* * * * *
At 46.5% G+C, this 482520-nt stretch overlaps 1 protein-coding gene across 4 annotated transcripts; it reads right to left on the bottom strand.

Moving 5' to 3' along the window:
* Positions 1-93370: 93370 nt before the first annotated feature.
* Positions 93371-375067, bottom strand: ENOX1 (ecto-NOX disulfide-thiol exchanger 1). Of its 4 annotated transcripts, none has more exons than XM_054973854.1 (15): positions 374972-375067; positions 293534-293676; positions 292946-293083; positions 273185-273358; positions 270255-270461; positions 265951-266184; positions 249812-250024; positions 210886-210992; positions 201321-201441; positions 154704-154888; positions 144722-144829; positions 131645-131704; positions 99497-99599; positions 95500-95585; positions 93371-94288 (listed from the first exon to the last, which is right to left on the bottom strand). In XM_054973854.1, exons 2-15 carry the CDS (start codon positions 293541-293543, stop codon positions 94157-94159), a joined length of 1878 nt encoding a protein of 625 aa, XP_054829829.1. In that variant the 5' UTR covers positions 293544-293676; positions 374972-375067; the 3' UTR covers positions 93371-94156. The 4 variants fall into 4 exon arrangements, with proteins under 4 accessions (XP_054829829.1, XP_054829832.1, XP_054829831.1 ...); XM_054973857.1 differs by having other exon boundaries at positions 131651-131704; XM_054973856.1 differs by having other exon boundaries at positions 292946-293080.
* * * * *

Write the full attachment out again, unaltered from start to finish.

At 46.5% G+C, this 482520-nt stretch overlaps 1 protein-coding gene across 4 annotated transcripts; it reads right to left on the bottom strand.

Moving 5' to 3' along the window:
* Positions 1-93370: 93370 nt before the first annotated feature.
* Positions 93371-375067, bottom strand: ENOX1 (ecto-NOX disulfide-thiol exchanger 1). Of its 4 annotated transcripts, none has more exons than XM_054973854.1 (15): positions 374972-375067; positions 293534-293676; positions 292946-293083; positions 273185-273358; positions 270255-270461; positions 265951-266184; positions 249812-250024; positions 210886-210992; positions 201321-201441; positions 154704-154888; positions 144722-144829; positions 131645-131704; positions 99497-99599; positions 95500-95585; positions 93371-94288 (listed from the first exon to the last, which is right to left on the bottom strand). In XM_054973854.1, exons 2-15 carry the CDS (start codon positions 293541-293543, stop codon positions 94157-94159), a joined length of 1878 nt encoding a protein of 625 aa, XP_054829829.1. In that variant the 5' UTR covers positions 293544-293676; positions 374972-375067; the 3' UTR covers positions 93371-94156. The 4 variants fall into 4 exon arrangements, with proteins under 4 accessions (XP_054829829.1, XP_054829832.1, XP_054829831.1 ...); XM_054973857.1 differs by having other exon boundaries at positions 131651-131704; XM_054973856.1 differs by having other exon boundaries at positions 292946-293080.